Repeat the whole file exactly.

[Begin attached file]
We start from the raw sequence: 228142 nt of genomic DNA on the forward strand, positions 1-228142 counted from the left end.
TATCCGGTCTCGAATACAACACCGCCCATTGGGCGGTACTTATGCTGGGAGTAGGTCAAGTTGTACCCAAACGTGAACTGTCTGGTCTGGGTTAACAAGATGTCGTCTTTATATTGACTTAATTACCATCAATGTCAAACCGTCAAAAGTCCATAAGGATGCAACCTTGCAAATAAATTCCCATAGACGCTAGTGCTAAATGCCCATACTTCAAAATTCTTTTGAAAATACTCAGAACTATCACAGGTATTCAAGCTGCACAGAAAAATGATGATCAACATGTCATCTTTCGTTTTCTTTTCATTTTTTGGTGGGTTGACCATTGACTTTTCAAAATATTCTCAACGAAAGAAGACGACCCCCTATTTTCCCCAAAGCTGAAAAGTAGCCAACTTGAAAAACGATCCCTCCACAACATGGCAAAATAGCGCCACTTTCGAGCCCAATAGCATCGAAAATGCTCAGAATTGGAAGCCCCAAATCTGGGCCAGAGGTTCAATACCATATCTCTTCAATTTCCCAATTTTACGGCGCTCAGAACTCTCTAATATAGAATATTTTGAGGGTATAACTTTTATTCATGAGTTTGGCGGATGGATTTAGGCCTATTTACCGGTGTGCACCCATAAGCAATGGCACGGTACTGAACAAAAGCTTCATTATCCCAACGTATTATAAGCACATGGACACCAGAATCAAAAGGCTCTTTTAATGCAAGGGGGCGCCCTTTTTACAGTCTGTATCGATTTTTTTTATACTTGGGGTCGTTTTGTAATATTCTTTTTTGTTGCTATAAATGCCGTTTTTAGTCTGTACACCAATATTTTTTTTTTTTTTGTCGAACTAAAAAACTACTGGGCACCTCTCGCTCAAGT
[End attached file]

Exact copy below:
We start from the raw sequence: 228142 nt of genomic DNA on the forward strand, positions 1-228142 counted from the left end.
TATCCGGTCTCGAATACAACACCGCCCATTGGGCGGTACTTATGCTGGGAGTAGGTCAAGTTGTACCCAAACGTGAACTGTCTGGTCTGGGTTAACAAGATGTCGTCTTTATATTGACTTAATTACCATCAATGTCAAACCGTCAAAAGTCCATAAGGATGCAACCTTGCAAATAAATTCCCATAGACGCTAGTGCTAAATGCCCATACTTCAAAATTCTTTTGAAAATACTCAGAACTATCACAGGTATTCAAGCTGCACAGAAAAATGATGATCAACATGTCATCTTTCGTTTTCTTTTCATTTTTTGGTGGGTTGACCATTGACTTTTCAAAATATTCTCAACGAAAGAAGACGACCCCCTATTTTCCCCAAAGCTGAAAAGTAGCCAACTTGAAAAACGATCCCTCCACAACATGGCAAAATAGCGCCACTTTCGAGCCCAATAGCATCGAAAATGCTCAGAATTGGAAGCCCCAAATCTGGGCCAGAGGTTCAATACCATATCTCTTCAATTTCCCAATTTTACGGCGCTCAGAACTCTCTAATATAGAATATTTTGAGGGTATAACTTTTATTCATGAGTTTGGCGGATGGATTTAGGCCTATTTACCGGTGTGCACCCATAAGCAATGGCACGGTACTGAACAAAAGCTTCATTATCCCAACGTATTATAAGCACATGGACACCAGAATCAAAAGGCTCTTTTAATGCAAGGGGGCGCCCTTTTTACAGTCTGTATCGATTTTTTTTATACTTGGGGTCGTTTTGTAATATTCTTTTTTGTTGCTATAAATGCCGTTTTTAGTCTGTACACCAATATTTTTTTTTTTTTTGTCGAACTAAAAAACTACTGGGCACCTCTCGCTCAAGT